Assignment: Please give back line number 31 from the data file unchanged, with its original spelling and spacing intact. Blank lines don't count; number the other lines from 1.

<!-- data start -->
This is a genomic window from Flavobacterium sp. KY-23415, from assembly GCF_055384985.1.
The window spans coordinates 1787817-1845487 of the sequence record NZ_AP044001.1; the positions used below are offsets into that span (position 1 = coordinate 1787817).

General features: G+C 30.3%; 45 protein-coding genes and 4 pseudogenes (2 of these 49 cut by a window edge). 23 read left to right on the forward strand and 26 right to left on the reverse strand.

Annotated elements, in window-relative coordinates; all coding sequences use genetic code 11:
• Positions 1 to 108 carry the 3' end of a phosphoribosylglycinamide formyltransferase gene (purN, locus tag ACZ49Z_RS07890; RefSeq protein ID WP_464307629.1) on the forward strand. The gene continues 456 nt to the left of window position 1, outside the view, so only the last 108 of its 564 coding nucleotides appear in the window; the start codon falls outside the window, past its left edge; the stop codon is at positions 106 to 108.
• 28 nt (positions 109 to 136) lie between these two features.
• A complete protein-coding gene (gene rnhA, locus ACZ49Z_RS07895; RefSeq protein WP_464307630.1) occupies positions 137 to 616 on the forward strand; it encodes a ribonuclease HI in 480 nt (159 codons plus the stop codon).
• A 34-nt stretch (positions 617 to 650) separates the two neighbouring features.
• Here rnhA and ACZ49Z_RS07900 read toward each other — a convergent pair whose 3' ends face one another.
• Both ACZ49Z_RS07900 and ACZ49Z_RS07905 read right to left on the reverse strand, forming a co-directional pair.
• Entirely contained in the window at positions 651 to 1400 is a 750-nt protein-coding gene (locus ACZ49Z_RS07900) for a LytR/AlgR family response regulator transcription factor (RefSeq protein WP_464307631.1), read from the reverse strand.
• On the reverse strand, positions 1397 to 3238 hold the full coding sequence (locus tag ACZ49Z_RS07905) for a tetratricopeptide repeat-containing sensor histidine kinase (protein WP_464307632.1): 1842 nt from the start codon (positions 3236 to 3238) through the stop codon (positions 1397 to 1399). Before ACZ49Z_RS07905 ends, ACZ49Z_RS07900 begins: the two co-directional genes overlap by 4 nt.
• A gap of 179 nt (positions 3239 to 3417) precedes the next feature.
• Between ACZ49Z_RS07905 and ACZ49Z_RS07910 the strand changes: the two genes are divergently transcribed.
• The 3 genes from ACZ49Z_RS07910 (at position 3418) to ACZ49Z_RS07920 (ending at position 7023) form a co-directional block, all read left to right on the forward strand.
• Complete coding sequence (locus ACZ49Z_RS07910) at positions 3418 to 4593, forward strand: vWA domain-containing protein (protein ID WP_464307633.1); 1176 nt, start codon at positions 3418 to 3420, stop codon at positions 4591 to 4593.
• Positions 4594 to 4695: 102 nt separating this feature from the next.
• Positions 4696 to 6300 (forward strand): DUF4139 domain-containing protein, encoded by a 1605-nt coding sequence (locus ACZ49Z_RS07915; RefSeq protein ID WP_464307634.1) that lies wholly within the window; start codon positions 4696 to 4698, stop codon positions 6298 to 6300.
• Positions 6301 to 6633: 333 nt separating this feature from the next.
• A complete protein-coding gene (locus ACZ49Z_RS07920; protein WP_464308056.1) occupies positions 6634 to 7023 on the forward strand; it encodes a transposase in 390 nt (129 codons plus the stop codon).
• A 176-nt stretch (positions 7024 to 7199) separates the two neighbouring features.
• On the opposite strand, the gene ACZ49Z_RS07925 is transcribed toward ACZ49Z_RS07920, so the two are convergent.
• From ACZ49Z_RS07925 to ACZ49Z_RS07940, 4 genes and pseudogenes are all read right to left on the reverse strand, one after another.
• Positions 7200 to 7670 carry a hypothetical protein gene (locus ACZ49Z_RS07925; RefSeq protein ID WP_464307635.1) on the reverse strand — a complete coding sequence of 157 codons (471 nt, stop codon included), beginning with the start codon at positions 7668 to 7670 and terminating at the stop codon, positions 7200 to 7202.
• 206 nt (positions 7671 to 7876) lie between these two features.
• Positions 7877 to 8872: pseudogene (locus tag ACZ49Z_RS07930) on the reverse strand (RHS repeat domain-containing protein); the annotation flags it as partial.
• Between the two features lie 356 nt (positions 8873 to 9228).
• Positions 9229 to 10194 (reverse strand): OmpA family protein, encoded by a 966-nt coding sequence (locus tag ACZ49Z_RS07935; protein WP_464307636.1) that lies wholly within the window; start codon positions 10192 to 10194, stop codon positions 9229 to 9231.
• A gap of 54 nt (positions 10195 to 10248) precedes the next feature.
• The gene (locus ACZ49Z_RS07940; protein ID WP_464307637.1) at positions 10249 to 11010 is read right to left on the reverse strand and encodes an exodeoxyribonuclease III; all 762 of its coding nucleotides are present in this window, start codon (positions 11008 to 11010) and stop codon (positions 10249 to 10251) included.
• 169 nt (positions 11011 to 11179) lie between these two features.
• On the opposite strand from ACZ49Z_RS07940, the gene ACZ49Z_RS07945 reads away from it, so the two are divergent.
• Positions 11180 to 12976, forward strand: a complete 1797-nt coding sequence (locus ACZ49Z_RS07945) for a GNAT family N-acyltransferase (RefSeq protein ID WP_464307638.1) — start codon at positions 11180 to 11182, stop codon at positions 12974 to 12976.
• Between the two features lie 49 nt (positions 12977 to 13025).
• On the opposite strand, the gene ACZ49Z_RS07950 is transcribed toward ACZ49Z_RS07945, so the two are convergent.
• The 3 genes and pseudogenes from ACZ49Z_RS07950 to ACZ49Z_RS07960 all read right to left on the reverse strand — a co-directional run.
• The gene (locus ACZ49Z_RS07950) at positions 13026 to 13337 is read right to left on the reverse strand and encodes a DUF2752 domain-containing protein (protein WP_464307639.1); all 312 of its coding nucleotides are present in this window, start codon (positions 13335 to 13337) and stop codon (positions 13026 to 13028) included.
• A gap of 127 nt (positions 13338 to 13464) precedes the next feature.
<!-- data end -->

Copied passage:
• 169 nt (positions 11011 to 11179) lie between these two features.